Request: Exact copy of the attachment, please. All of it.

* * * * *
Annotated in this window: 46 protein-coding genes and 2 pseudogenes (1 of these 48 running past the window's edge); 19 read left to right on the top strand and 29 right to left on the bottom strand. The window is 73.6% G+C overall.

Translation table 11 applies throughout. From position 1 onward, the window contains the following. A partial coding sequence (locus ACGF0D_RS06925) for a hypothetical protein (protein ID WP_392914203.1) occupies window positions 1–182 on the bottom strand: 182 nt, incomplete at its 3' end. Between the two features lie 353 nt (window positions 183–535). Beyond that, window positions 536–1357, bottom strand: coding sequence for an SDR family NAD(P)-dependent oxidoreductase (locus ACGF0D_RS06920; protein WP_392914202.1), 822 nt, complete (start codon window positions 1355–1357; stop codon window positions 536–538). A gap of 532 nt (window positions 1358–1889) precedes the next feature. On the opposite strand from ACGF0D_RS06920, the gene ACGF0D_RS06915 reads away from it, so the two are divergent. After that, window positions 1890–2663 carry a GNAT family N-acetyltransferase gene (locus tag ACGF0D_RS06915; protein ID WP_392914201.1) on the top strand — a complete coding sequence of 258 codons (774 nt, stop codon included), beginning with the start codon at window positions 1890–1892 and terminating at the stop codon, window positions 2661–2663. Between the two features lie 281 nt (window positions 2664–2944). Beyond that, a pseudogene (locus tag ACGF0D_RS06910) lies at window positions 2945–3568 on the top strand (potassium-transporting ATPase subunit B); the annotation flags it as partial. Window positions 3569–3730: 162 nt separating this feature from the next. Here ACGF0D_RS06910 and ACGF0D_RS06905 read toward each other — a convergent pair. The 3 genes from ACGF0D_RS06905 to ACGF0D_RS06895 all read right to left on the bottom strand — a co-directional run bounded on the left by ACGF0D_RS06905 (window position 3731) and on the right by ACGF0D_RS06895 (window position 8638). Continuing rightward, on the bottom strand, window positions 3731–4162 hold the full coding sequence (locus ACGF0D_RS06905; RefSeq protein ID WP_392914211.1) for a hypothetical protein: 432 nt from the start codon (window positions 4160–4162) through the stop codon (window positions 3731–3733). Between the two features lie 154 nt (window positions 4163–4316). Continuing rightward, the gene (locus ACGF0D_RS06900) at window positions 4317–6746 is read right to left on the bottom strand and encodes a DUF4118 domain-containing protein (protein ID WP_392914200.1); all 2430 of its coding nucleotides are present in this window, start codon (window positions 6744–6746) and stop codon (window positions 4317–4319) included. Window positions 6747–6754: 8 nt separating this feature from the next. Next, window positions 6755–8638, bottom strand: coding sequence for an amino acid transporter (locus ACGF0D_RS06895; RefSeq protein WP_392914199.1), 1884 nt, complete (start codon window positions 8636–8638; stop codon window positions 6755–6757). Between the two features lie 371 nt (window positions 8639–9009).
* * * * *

Annotated in this window: 46 protein-coding genes and 2 pseudogenes (1 of these 48 running past the window's edge); 19 read left to right on the top strand and 29 right to left on the bottom strand. The window is 73.6% G+C overall.

Translation table 11 applies throughout. From position 1 onward, the window contains the following. A partial coding sequence (locus ACGF0D_RS06925) for a hypothetical protein (protein ID WP_392914203.1) occupies window positions 1–182 on the bottom strand: 182 nt, incomplete at its 3' end. Between the two features lie 353 nt (window positions 183–535). Beyond that, window positions 536–1357, bottom strand: coding sequence for an SDR family NAD(P)-dependent oxidoreductase (locus ACGF0D_RS06920; protein WP_392914202.1), 822 nt, complete (start codon window positions 1355–1357; stop codon window positions 536–538). A gap of 532 nt (window positions 1358–1889) precedes the next feature. On the opposite strand from ACGF0D_RS06920, the gene ACGF0D_RS06915 reads away from it, so the two are divergent. After that, window positions 1890–2663 carry a GNAT family N-acetyltransferase gene (locus tag ACGF0D_RS06915; protein ID WP_392914201.1) on the top strand — a complete coding sequence of 258 codons (774 nt, stop codon included), beginning with the start codon at window positions 1890–1892 and terminating at the stop codon, window positions 2661–2663. Between the two features lie 281 nt (window positions 2664–2944). Beyond that, a pseudogene (locus tag ACGF0D_RS06910) lies at window positions 2945–3568 on the top strand (potassium-transporting ATPase subunit B); the annotation flags it as partial. Window positions 3569–3730: 162 nt separating this feature from the next. Here ACGF0D_RS06910 and ACGF0D_RS06905 read toward each other — a convergent pair. The 3 genes from ACGF0D_RS06905 to ACGF0D_RS06895 all read right to left on the bottom strand — a co-directional run bounded on the left by ACGF0D_RS06905 (window position 3731) and on the right by ACGF0D_RS06895 (window position 8638). Continuing rightward, on the bottom strand, window positions 3731–4162 hold the full coding sequence (locus ACGF0D_RS06905; RefSeq protein ID WP_392914211.1) for a hypothetical protein: 432 nt from the start codon (window positions 4160–4162) through the stop codon (window positions 3731–3733). Between the two features lie 154 nt (window positions 4163–4316). Continuing rightward, the gene (locus ACGF0D_RS06900) at window positions 4317–6746 is read right to left on the bottom strand and encodes a DUF4118 domain-containing protein (protein ID WP_392914200.1); all 2430 of its coding nucleotides are present in this window, start codon (window positions 6744–6746) and stop codon (window positions 4317–4319) included. Window positions 6747–6754: 8 nt separating this feature from the next. Next, window positions 6755–8638, bottom strand: coding sequence for an amino acid transporter (locus ACGF0D_RS06895; RefSeq protein WP_392914199.1), 1884 nt, complete (start codon window positions 8636–8638; stop codon window positions 6755–6757). Between the two features lie 371 nt (window positions 8639–9009).